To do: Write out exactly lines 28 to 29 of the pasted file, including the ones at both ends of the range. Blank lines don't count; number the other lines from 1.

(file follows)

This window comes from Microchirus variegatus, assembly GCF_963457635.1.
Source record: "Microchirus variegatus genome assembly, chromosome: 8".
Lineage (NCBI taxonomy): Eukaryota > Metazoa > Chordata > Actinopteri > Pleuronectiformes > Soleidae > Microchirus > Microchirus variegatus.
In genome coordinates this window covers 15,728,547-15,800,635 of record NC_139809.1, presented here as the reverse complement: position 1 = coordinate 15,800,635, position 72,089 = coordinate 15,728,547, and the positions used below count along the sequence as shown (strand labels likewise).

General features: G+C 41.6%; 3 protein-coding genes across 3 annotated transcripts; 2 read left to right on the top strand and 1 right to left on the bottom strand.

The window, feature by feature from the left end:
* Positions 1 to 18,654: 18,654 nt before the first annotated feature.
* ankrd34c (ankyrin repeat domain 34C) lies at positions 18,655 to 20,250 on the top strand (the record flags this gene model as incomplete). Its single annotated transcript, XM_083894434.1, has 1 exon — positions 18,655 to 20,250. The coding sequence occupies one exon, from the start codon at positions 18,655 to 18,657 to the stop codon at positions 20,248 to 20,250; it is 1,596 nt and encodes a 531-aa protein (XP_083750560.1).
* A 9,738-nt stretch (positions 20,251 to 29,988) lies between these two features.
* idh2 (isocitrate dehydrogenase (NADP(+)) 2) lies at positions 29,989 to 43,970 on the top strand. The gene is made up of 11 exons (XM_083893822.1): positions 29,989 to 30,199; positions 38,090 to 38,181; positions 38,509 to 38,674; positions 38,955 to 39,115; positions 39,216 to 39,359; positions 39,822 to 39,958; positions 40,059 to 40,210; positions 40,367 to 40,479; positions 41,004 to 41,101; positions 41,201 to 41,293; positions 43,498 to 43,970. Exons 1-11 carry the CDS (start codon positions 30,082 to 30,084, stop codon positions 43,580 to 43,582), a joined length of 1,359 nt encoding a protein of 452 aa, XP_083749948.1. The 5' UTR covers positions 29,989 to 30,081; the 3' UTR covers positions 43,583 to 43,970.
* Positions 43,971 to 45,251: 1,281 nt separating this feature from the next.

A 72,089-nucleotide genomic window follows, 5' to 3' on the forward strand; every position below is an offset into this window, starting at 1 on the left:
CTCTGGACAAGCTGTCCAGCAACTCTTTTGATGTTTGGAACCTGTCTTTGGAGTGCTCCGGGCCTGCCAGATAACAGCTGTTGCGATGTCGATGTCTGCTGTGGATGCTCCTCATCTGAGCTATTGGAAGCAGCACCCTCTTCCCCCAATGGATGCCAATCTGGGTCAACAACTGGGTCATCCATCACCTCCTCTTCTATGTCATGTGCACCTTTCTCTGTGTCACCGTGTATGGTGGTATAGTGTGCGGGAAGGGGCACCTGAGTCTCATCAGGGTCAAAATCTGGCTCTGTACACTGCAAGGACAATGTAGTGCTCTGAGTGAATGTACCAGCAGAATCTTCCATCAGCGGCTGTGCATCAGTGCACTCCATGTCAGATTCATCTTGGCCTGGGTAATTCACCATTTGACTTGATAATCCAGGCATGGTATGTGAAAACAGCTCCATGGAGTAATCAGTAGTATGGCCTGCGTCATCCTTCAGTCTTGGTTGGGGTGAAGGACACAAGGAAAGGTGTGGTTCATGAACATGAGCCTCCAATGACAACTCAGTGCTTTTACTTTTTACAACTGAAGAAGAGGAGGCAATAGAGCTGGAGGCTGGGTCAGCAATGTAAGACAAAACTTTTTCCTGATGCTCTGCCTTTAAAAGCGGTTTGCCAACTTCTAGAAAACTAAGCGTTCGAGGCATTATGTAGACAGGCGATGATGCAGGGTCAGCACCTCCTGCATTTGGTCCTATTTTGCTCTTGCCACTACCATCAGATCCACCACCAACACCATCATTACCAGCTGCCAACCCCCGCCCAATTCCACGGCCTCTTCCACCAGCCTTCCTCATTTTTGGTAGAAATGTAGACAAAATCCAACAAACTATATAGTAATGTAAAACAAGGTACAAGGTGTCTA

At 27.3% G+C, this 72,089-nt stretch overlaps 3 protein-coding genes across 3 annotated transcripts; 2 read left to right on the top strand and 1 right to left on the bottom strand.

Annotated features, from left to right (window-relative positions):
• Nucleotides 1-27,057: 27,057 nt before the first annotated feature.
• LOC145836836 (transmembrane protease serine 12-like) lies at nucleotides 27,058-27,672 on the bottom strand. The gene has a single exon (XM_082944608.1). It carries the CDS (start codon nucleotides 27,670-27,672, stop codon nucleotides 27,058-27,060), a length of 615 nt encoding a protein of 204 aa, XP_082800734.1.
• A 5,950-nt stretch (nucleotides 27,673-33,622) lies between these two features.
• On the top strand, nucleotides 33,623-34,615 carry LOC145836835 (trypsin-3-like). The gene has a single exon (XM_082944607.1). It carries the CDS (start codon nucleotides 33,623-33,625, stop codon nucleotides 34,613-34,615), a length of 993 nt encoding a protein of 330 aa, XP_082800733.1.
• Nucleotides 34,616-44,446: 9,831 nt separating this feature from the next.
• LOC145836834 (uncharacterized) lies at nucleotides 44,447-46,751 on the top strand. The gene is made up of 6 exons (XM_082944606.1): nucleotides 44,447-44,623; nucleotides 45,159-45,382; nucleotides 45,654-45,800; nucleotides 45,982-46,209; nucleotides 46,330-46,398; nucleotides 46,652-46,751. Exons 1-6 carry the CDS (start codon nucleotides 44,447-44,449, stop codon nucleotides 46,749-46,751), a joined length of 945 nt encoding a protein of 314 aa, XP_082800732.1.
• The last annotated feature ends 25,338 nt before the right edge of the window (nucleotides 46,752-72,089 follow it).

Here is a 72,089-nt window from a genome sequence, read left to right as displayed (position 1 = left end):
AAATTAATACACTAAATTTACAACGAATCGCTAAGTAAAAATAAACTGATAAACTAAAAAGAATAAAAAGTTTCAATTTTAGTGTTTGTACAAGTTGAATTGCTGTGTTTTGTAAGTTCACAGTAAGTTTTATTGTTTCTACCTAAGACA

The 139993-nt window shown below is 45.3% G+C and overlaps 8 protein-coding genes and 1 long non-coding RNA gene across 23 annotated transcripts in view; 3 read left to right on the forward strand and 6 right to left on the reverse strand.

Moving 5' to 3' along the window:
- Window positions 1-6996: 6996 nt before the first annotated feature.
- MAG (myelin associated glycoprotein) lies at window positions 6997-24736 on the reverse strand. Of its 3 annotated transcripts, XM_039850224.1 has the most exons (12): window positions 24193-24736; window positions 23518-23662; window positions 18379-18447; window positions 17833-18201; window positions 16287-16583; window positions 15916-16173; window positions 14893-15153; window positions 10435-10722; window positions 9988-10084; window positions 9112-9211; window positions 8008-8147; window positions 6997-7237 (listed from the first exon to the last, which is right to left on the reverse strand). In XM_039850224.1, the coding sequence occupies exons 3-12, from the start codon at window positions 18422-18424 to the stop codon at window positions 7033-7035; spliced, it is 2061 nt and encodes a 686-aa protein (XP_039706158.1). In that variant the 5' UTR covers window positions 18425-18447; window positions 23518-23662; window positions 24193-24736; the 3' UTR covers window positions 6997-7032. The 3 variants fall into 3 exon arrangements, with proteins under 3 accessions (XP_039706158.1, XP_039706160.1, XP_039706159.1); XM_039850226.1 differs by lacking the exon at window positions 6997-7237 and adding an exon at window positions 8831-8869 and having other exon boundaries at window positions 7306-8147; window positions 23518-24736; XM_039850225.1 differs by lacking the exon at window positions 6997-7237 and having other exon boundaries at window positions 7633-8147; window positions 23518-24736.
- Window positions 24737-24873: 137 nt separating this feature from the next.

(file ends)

- MAG (myelin associated glycoprotein) lies at window positions 6997-24736 on the reverse strand. Of its 3 annotated transcripts, XM_039850224.1 has the most exons (12): window positions 24193-24736; window positions 23518-23662; window positions 18379-18447; window positions 17833-18201; window positions 16287-16583; window positions 15916-16173; window positions 14893-15153; window positions 10435-10722; window positions 9988-10084; window positions 9112-9211; window positions 8008-8147; window positions 6997-7237 (listed from the first exon to the last, which is right to left on the reverse strand). In XM_039850224.1, the coding sequence occupies exons 3-12, from the start codon at window positions 18422-18424 to the stop codon at window positions 7033-7035; spliced, it is 2061 nt and encodes a 686-aa protein (XP_039706158.1). In that variant the 5' UTR covers window positions 18425-18447; window positions 23518-23662; window positions 24193-24736; the 3' UTR covers window positions 6997-7032. The 3 variants fall into 3 exon arrangements, with proteins under 3 accessions (XP_039706158.1, XP_039706160.1, XP_039706159.1); XM_039850226.1 differs by lacking the exon at window positions 6997-7237 and adding an exon at window positions 8831-8869 and having other exon boundaries at window positions 7306-8147; window positions 23518-24736; XM_039850225.1 differs by lacking the exon at window positions 6997-7237 and having other exon boundaries at window positions 7633-8147; window positions 23518-24736.
- Window positions 24737-24873: 137 nt separating this feature from the next.